Line-of-sight communications are as much a part of the future of Bidston Lighthouse as its past.


Thanks to the efforts of the fearless Dave Parsons, one of only two Flagpole Engineers in the country, the flagpole atop Bidston Lighthouse is back in service.

Flagpole Engineer

Re-commissioning the flagpole on Bidston Lighthouse

Yesterday, I hoisted the Union Flag to celebrate the Queen’s Diamond Jubilee.

Flying the Union Flag

Flying the Union Flag on the Queen’s Diamond Jubilee

No beacons were lit on Bidston Hill this Jubilee. But a few of us did gather on top of the Lighthouse to watch the lighting of beacons across the region. We saw beacons as far afield as Mount Snowdon and Scafell!

Beacons on Bidston Hill

I recently acquired an old wages bill from 1805, which begins:

“Account of wages of three Men employed in the charge of taking care of the Alarm Beacon at Bidston Lighthouse in the County of Chester from the 1st to the 31st of May 1805, boath days Inclusive.”

The three men were William Urmson, Richard Urmson & William Corfe. They were paid 2 shillings per day each, and shared a fuel allowance of 9 pence per day. The bill was signed by John Oky Lt. at the Signal Station, and approved by William Frederick Lt. Gen.

I assumed at first that this was just the normal wages of the lighthouse keepers on Bidston Hill. But why did the bill talk about the Alarm Beacon? The lamp in Bidston Lighthouse might well be called a beacon, but its purpose, when lined up with Leasowe Lighthouse, was to light a safe passage through the channels of Liverpool Bay, not to warn off approaching shipping. And why were the men being paid through the army? Was this another kind of beacon altogether?

I already knew that William Urmson was the keeper of Bidston Lighthouse from 1797 until 1835. Richard Urmson was probably William’s son by his first wife Mary, Richard Wilding Urmson (1789-1817). The Corfe family have long been associated with farming on Bidston Hill. It turns out that William Frederick, who then had the rank of Lieutenant General in the Army, was none other than the great-grandson of King George II, soon to inherit the duchies of Gloucester and Edinburgh, and later to be known as “Silly Billy”.

In May 1805, Britain was at war with Napoleon, George III was on the throne, and Nelson was an Admiral in the Royal Navy. The French fleet had just broken the British blockade at Toulon in April, and were at large in the Atlantic. The Battle of Trafalgar (21 Oct 1805) was yet to be fought. There were real fears of a French invasion, and preparations had been made throughout the land, including an extensive network of alarm beacons.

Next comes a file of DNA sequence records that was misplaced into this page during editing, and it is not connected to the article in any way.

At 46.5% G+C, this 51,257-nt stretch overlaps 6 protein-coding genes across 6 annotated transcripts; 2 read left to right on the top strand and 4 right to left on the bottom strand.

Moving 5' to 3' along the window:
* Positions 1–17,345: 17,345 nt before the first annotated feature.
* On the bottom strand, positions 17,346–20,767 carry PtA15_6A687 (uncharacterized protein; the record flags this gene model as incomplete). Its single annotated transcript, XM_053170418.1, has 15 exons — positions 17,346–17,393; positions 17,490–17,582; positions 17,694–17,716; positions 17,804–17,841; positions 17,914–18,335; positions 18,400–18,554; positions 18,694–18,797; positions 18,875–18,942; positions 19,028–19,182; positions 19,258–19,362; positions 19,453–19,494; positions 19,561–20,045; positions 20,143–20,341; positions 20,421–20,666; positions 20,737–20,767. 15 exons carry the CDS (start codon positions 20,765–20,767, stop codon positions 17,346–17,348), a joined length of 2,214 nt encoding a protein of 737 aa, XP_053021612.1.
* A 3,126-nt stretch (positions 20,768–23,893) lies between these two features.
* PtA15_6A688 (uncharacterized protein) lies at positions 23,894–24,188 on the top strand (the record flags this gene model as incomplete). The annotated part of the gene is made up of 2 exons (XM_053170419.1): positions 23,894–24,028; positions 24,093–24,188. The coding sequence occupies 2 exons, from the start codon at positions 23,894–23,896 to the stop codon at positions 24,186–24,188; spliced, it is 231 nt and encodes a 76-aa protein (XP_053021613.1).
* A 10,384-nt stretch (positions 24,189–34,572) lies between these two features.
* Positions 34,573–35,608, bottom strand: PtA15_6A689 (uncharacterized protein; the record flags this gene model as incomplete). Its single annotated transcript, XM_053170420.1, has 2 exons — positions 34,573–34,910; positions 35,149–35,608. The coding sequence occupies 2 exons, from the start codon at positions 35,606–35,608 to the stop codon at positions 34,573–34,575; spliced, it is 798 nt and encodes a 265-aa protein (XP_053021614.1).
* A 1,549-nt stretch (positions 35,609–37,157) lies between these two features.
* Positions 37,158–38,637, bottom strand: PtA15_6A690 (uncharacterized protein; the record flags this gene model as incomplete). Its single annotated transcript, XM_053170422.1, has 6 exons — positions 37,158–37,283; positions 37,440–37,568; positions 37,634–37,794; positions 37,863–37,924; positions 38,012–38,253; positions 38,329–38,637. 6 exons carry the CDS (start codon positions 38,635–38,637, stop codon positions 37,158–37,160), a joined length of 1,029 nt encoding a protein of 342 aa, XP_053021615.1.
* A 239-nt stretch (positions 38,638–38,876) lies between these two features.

This wasn’t the first time that beacons had been erected on Bidston Hill. In 1588, the year of the Spanish Armada, beacons were readied all along the coast of Britain, including one on the summit of Bidston Hill, and another at the top of Everton Ridge, overlooking the then small but important port of Liverpool.

Beacons have often been lit across Britain to celebrate historical events, including Queen Victoria’s Diamond Jubilee (1897), the 400th anniversary of the Spanish Armada (1988), the Millennium, the Queen’s Golden Jubilee (2002), and the 200th anniversary of the Battle of Trafalgar (2005).

As I write this, preparations are being made for the Queen’s Diamond Jubilee celebrations. Already, more than 2600 sites have signed up to light a beacon between 22:00 and 22:30 on the evening of 4th June 2012.

Will Bidston Hill join in? The possibility is still being discussed.  At first it sounds like a lot of fun, but what if the fire gets out of control? Fire has always been a problem on Bidston Hill. In the summer, the gorse dries out, catches fire easily and spreads rapidly when fanned by the stronger-than-average winds that Bidston Hill is exposed to. A fire, apparently extinguished, can smoulder in the peat deposits, travel underground and break out somewhere else. It is difficult, sometimes impossible, to bring fire engines close to the blaze, and the water pressure at the few hydrants on the hill is low. So as much as I’d like to see a beacon lit on Bidston Hill this jubilee, I’ll understand if caution prevails.

1805 wages bill

1805 wages bill for alarm beacon at Bidston Lighthouse

Fire by Bidston Observatory

Fire by Bidston Observatory, August Bank Holiday, 1904